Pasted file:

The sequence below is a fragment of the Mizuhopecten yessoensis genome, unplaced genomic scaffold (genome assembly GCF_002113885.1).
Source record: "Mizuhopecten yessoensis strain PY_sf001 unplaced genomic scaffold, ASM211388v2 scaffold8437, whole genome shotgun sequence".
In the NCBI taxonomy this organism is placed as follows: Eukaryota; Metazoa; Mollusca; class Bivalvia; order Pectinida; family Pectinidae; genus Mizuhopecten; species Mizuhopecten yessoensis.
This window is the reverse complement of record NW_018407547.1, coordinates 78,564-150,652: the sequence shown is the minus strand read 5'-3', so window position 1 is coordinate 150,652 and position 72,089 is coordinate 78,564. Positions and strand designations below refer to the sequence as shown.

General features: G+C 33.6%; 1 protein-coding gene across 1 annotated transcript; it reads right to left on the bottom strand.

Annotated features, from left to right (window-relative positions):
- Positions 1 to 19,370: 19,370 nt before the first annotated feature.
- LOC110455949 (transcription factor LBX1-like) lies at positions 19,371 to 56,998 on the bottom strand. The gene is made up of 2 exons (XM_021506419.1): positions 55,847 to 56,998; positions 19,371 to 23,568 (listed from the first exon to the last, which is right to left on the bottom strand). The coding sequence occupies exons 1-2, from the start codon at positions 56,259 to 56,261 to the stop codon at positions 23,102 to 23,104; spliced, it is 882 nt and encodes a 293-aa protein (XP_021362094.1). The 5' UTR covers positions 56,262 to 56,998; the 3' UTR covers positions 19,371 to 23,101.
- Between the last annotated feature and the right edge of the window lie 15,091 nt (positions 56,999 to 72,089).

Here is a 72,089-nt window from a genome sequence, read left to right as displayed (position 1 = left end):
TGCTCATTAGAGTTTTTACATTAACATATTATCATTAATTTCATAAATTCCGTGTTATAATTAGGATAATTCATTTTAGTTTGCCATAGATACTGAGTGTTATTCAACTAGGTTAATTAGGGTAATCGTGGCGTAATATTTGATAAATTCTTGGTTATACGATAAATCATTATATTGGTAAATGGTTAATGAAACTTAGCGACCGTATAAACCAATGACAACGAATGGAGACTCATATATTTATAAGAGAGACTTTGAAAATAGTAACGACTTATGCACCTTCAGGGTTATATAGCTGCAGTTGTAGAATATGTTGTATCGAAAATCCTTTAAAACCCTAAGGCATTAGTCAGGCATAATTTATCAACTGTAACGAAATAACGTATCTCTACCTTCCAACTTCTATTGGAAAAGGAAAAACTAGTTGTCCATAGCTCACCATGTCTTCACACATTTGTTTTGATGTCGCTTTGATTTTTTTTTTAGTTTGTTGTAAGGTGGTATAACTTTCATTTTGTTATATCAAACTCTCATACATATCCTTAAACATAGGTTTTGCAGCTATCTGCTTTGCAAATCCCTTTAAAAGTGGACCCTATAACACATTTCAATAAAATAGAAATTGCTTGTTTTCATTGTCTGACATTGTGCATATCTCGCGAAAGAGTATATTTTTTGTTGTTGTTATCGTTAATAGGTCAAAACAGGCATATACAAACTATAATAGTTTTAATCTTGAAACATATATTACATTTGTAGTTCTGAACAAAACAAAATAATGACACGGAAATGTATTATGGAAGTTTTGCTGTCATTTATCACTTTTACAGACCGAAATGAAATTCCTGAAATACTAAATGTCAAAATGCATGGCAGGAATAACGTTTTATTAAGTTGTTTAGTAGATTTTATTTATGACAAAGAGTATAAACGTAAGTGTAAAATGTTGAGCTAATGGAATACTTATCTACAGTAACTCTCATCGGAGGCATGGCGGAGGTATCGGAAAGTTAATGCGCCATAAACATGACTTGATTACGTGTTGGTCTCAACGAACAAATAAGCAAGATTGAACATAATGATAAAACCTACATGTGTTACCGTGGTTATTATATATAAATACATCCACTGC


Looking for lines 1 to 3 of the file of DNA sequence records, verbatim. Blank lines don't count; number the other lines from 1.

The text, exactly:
The sequence below is a fragment of the Mizuhopecten yessoensis genome, unplaced genomic scaffold (genome assembly GCF_002113885.1).
Source record: "Mizuhopecten yessoensis strain PY_sf001 unplaced genomic scaffold, ASM211388v2 scaffold8437, whole genome shotgun sequence".
In the NCBI taxonomy this organism is placed as follows: Eukaryota; Metazoa; Mollusca; class Bivalvia; order Pectinida; family Pectinidae; genus Mizuhopecten; species Mizuhopecten yessoensis.